About Cuba

It is known that when Columbus first saw the lands of Cuba, he said that he had never seen anything more beautiful in his life. It’s true, what could be more beautiful than the blue sea, endless beaches and blue sky? People are the most important part of all this! Cuba is a unique world that cannot be found anywhere else. Even though the country is known for its frequent political problems, a huge number of tourists happily go to these magnificent lands. Cuba is now the most visited country in the Caribbean.

Geography of Cuba

According to Simplyyellowpages, the country is located on two large islands (Cuba and Youventud), as well as many small islands that lie in the Caribbean. Most of the country is on the plains, but about 30% of the territory is small mountains and uplands. The highest point of the country is Turquino Peak, located at an altitude of 2000 meters and located in the Sierra Maestra mountain range. A distinctive feature of the shores is that they are very indented and have many bays and bays, as well, most often the shores are low, which means they are swampy and overgrown with mangroves.




The area of Cuba is 109.886 km2. sq., occupies the 105th place in the world by area.


11,239,363 people.


The official currency is the Cuban Peso (CUP) and the Cuban Converted Peso (CUC).


The official language is Spanish.

Visa to Cuba

If you are visiting Cuba as a tourist destination for less than 30 days, you will not need a visa. When crossing the border, you must present a passport, two copies of the migration card, as well as return tickets. In some cases, you will need to provide evidence that the funds are enough for accommodation ($ 50 per day for one person).

Weather in Cuba

Cuba has a tropical climate. The average annual temperature is +26 C, in winter +19 +21, and in summer the average temperature is +30 +35 C. Some people who first arrived in Cuba may need to acclimatize, as there is high humidity, which, together with high temperatures, can cause discomfort. However, being on the coast will be easier, as here the heat is softened by a constant light wind. Precipitation falls almost evenly in each season, and for the year, their amount is about 1500 mm. Usually, the rainy season falls on the period from May to August-October, and the dry season begins in September-November, and ends in April, but it often happens that in the dry season there is a tropical downpour, and in the rainy season there is dry hot weather. The average annual water temperature is +24 C.

Currency exchange in Cuba

There are two internal currencies in Cuba: the non-convertible Cuban peso (CUP) used for domestic circulation (the exchange rate for August 2011 is 1 USD = 26.5 CUP) and the convertible Cuban peso (CUC) (pegged to the dollar as 1 to 1), which is used to calculate with tourists. Most banks in the country are open on weekdays from 08.30 to 15.00, and on Saturday until lunch. Also, currency exchange is carried out in hotels. In many establishments (hotels, shops, restaurants) credit cards of well-known payment systems (except North American) are accepted for payment. Any card issued by a US bank is not accepted here, but traveler’s checks in dollars are accepted in any amount. When exchanging US dollars, you will be charged a commission of 10% of the amount exchanged, but there is no commission when exchanging other currencies.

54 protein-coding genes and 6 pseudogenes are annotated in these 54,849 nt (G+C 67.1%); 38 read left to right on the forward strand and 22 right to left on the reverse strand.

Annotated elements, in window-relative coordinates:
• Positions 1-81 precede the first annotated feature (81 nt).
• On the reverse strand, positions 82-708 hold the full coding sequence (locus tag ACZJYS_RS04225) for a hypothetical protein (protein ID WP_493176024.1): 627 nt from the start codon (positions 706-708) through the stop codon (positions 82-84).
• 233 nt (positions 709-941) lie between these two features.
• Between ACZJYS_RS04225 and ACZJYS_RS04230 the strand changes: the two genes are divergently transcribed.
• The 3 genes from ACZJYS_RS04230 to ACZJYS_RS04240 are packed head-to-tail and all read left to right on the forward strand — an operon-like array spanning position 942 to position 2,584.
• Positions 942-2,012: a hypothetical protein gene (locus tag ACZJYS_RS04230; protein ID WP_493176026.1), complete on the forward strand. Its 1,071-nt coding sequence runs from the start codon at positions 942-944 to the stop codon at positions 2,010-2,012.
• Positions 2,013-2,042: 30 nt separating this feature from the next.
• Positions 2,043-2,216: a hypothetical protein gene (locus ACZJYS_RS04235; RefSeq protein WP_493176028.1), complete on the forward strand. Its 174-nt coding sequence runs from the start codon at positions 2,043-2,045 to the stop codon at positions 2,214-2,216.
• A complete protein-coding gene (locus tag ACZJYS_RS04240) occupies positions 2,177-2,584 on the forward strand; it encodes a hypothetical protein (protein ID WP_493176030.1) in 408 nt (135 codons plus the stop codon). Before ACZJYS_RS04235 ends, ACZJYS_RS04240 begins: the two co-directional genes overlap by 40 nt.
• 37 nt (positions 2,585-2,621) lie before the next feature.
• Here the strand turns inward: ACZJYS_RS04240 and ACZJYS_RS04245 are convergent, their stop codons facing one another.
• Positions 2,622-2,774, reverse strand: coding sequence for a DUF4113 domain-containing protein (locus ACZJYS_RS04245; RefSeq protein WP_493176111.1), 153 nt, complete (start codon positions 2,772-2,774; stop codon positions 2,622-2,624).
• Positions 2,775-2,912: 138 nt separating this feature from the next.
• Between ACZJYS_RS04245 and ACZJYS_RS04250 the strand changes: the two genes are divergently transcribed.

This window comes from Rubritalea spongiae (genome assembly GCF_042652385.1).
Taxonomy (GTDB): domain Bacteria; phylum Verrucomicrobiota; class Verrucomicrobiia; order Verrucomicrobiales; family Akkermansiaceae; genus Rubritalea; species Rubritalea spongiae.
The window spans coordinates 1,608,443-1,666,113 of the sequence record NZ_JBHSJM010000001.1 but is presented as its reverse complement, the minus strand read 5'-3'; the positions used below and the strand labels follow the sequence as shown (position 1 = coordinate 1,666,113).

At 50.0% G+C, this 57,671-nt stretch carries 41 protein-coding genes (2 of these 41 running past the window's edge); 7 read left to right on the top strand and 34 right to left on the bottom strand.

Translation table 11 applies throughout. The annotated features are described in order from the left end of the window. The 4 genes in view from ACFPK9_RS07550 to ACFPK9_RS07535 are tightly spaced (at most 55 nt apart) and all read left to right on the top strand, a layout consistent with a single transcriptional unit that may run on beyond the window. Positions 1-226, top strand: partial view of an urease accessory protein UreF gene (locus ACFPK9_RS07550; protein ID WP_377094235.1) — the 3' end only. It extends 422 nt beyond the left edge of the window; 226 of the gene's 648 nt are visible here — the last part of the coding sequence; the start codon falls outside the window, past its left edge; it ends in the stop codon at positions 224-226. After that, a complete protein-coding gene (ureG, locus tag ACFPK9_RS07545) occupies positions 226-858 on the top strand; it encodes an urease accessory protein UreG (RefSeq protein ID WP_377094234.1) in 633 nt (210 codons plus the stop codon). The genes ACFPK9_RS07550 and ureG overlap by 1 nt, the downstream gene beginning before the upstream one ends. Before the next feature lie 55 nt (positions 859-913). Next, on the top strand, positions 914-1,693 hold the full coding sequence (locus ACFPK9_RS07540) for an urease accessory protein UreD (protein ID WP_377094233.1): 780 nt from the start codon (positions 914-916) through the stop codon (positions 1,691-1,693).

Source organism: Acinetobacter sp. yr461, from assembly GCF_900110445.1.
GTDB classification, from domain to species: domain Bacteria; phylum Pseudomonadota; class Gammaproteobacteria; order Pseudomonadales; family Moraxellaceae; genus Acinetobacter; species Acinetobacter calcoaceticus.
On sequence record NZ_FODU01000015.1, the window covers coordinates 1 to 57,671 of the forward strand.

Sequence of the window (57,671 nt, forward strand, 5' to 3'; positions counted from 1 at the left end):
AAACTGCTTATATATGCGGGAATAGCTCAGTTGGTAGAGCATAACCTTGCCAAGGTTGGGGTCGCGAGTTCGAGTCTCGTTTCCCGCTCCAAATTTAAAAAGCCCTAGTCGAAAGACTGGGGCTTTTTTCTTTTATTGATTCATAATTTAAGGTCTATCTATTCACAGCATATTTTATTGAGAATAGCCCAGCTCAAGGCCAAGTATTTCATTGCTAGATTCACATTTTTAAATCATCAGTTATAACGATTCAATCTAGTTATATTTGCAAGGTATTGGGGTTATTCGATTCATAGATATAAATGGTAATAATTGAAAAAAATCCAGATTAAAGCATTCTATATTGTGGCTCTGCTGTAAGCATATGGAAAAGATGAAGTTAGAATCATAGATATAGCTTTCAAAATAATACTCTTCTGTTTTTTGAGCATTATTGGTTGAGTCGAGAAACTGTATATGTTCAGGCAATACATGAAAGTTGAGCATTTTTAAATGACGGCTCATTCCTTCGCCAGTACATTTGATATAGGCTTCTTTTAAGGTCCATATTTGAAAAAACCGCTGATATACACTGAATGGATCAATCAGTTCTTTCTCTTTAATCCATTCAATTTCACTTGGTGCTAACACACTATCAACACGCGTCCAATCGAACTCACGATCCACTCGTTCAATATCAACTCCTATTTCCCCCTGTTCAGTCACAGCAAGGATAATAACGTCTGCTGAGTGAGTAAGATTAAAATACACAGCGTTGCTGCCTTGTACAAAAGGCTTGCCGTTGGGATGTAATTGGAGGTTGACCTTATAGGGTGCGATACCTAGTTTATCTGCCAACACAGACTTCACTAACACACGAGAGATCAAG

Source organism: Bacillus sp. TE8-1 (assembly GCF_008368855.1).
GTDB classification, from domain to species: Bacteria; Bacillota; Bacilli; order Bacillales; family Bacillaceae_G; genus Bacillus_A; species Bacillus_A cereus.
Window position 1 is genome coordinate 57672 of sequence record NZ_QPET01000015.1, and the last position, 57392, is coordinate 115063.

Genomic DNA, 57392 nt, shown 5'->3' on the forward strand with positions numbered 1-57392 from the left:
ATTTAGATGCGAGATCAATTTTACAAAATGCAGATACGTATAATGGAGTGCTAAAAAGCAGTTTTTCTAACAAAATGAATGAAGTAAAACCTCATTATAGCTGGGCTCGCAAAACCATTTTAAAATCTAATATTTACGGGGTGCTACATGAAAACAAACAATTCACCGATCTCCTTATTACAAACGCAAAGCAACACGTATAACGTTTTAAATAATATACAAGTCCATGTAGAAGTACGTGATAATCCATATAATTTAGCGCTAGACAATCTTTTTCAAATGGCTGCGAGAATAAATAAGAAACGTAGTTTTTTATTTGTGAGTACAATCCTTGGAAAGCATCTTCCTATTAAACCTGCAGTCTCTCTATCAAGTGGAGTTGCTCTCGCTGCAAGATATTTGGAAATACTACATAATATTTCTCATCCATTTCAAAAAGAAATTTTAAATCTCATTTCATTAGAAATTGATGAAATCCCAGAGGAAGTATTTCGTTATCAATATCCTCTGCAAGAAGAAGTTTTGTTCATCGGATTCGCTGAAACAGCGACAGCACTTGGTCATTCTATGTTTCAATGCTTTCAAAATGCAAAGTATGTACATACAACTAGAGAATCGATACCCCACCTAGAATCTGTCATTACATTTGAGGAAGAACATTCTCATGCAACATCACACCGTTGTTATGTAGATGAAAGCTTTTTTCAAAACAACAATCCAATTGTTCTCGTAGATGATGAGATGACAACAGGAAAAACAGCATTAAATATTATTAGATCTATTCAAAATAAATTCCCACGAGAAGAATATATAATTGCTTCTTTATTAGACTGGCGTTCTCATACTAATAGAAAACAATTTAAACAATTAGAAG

110-220V/60Hz (US and European style sockets)


Cuba cannot be called a believing country, since the number of religious people here is not too large. About 47% of believers identify themselves as Catholics, and 4% as Protestants. There are also the so-called Santerii, whose religion is based on the fusion of African paganism and the cult of Christian saints.


Cuba can be called one of the safest places in all of Latin America, but you still need to remain vigilant and careful, especially in old Havana. Detachments of police officers are on duty around the city at any time of the day, both in uniform and without it. There is a big problem with the so-called “molesters”, which are simply a huge number on the streets of Cuba. They come up to tourists and begin to tell them some news, call them with them, while they can name your hotel, and sometimes even the name that they recognize at the reception. In such cases, you should not stop and strike up a conversation, as it will be much more difficult to lag behind such a person. Pickpocketing often happens to drunk tourists who are far from tourist spots. Therefore, you do not need to carry tickets and big money with you.


It is not necessary to have health insurance to visit Cuba, but it is still recommended to have it with you, because treatment on the island is very expensive. First aid and one visit to the doctor will be free. Medicine is quite developed, and the quality of dental services is one of the first places in the Western Hemisphere. Possible infection with hepatitis and malaria, as well as getting sunburn. It is always better to take medicines for first aid with you.

About Cuba

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